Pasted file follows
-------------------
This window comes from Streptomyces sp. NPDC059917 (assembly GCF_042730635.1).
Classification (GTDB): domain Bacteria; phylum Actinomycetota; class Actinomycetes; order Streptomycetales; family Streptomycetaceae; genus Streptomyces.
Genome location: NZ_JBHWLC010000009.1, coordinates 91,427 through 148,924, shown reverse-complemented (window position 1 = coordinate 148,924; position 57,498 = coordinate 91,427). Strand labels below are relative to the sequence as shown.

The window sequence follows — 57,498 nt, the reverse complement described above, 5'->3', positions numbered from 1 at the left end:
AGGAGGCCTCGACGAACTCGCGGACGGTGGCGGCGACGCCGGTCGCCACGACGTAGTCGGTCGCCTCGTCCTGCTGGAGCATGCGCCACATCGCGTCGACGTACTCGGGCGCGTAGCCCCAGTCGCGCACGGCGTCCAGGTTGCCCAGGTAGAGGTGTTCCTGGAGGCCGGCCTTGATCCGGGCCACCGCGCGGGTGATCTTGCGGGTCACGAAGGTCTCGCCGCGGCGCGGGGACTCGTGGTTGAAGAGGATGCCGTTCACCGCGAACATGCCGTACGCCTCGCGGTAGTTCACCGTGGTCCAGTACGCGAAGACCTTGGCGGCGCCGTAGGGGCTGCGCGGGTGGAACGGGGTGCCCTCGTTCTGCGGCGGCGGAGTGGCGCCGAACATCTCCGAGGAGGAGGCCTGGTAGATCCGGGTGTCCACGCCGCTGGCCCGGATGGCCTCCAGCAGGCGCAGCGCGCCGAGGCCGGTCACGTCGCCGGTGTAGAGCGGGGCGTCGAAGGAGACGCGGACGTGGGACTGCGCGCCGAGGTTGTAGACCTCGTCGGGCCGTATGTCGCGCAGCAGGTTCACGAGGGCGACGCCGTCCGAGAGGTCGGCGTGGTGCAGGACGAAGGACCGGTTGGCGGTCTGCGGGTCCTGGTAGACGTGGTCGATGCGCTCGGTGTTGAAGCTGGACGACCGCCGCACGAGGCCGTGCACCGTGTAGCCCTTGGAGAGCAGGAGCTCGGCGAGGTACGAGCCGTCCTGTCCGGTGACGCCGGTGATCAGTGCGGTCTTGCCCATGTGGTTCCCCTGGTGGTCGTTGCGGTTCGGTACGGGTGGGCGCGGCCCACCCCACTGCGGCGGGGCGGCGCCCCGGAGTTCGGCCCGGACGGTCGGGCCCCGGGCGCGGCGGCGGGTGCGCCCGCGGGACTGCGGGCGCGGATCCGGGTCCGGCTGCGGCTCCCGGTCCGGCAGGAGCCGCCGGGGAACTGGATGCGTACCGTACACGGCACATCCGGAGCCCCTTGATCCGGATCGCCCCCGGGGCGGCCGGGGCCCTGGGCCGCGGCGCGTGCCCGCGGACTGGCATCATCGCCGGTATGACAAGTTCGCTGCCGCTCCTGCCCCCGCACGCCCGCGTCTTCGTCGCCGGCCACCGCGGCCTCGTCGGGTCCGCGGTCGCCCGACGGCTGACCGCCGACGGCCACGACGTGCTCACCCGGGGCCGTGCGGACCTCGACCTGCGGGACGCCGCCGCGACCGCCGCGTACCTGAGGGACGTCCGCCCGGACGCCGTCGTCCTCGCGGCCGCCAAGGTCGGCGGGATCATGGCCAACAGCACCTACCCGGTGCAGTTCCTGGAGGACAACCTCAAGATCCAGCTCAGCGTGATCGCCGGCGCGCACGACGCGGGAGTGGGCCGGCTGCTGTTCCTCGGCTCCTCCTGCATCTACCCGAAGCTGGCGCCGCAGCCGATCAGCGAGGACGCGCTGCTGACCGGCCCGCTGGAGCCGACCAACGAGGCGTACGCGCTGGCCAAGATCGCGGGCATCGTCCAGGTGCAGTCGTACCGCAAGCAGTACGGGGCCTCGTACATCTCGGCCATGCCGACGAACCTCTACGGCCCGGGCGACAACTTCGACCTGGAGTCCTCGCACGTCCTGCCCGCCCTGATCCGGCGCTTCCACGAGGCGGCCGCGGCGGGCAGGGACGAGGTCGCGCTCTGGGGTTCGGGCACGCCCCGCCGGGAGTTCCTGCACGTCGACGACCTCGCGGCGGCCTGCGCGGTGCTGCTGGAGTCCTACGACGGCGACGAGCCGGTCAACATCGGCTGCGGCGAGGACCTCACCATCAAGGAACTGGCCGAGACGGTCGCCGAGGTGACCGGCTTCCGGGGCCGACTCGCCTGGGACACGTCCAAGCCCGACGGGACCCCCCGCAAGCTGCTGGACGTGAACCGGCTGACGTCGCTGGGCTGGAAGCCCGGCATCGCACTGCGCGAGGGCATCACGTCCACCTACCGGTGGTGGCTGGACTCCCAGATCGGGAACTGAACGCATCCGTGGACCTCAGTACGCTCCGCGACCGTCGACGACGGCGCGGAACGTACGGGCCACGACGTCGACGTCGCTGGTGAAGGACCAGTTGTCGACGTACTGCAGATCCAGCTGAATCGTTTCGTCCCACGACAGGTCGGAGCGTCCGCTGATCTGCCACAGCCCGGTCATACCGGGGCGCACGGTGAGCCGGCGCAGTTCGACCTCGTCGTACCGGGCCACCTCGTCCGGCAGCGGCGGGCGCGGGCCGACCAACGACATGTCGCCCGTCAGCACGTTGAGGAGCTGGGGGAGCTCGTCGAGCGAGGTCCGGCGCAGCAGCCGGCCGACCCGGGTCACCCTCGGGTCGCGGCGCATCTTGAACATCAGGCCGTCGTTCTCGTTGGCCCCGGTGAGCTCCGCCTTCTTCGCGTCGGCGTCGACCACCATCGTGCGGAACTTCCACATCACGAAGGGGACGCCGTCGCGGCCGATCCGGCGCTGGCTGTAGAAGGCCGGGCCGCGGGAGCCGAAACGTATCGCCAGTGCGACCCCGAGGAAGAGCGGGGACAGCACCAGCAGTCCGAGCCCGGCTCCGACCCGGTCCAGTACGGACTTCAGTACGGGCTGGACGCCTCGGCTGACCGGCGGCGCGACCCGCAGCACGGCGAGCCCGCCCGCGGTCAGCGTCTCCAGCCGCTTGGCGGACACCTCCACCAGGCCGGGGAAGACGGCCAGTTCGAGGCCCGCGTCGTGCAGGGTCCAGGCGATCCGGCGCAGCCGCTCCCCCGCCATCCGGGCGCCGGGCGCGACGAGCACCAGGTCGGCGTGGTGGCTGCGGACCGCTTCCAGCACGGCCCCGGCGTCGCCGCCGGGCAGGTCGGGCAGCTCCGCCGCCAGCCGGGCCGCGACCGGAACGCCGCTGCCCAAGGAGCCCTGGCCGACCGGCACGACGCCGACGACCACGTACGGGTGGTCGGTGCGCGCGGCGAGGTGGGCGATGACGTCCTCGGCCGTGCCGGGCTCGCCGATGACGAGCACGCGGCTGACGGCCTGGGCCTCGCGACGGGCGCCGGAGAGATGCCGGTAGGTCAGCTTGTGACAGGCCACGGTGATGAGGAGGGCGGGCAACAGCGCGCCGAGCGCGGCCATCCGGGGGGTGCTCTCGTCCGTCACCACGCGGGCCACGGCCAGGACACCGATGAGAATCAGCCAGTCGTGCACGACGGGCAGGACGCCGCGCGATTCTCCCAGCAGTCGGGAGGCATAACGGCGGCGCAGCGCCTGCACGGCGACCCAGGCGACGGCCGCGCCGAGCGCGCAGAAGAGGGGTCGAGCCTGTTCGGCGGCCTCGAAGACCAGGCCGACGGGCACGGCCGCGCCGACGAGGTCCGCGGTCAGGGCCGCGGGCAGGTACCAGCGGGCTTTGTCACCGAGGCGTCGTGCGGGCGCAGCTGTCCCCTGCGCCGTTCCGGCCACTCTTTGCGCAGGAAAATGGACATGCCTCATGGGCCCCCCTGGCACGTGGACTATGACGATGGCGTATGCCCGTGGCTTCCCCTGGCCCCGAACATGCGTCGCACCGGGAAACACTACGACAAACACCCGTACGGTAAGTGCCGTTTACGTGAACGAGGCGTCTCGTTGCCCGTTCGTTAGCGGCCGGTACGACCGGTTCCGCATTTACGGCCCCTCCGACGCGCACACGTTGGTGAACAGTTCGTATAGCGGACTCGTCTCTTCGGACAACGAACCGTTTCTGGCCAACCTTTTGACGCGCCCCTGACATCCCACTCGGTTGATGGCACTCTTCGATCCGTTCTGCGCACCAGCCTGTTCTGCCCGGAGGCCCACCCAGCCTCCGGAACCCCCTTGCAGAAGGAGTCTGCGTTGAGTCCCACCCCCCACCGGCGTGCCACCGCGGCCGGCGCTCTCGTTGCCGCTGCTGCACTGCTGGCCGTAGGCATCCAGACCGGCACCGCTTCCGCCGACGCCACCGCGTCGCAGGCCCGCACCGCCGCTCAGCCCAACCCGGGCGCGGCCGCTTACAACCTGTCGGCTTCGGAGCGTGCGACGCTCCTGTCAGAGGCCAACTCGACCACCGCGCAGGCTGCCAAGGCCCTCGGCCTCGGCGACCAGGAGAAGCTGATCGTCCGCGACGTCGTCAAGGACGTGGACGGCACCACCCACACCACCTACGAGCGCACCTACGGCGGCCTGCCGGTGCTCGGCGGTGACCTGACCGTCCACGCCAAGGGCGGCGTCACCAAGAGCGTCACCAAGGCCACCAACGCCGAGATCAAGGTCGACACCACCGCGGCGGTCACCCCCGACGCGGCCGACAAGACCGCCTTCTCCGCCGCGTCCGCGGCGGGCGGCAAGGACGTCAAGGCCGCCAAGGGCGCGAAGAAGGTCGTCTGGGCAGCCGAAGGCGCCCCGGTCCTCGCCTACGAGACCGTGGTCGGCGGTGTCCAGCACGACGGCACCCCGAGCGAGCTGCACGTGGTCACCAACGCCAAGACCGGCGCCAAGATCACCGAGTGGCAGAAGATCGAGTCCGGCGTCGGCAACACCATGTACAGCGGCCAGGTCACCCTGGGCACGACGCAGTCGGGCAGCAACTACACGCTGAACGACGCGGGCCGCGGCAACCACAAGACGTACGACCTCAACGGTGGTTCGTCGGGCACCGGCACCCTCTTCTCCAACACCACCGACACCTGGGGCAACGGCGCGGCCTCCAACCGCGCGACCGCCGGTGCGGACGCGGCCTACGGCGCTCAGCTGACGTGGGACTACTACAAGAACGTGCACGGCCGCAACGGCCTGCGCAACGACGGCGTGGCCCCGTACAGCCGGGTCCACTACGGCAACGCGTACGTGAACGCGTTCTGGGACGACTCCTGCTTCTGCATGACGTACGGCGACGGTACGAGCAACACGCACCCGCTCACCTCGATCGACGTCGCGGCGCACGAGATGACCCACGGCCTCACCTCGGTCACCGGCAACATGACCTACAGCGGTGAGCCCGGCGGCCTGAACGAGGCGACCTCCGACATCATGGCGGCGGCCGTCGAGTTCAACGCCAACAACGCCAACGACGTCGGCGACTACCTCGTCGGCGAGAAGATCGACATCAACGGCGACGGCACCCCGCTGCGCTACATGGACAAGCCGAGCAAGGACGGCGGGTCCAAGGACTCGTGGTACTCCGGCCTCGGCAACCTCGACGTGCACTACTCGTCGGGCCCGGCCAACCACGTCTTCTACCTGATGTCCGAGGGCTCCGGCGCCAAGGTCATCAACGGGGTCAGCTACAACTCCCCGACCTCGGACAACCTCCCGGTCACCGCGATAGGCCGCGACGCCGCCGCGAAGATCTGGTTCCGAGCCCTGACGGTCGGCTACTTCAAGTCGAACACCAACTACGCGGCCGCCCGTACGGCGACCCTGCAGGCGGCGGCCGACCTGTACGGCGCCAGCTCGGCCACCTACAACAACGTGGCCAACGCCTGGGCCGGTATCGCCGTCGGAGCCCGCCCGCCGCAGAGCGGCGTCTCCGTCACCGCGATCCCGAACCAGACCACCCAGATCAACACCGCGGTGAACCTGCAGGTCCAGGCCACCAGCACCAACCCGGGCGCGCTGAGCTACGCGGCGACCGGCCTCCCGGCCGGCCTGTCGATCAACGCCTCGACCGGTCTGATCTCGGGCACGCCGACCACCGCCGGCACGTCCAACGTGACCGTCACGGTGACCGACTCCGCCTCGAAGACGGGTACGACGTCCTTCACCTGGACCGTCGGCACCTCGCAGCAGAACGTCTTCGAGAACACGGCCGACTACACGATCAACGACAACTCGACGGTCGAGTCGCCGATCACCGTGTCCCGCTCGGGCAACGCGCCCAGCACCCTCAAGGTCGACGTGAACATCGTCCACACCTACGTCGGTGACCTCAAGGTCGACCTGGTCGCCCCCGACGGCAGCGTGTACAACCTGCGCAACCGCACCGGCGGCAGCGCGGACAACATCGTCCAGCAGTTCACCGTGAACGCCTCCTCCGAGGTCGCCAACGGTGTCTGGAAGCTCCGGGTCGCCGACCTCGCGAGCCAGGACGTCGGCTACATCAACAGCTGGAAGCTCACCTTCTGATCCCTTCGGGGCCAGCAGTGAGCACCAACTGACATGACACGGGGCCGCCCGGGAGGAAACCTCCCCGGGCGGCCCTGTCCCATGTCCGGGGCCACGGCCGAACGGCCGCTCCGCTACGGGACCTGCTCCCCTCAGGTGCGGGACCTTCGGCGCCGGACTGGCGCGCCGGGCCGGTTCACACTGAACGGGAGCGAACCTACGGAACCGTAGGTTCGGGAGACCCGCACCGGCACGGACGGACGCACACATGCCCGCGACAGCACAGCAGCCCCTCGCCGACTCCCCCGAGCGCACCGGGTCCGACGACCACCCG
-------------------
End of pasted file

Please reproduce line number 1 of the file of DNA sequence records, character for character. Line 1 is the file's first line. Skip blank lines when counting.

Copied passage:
This window comes from Streptomyces sp. NPDC059917 (assembly GCF_042730635.1).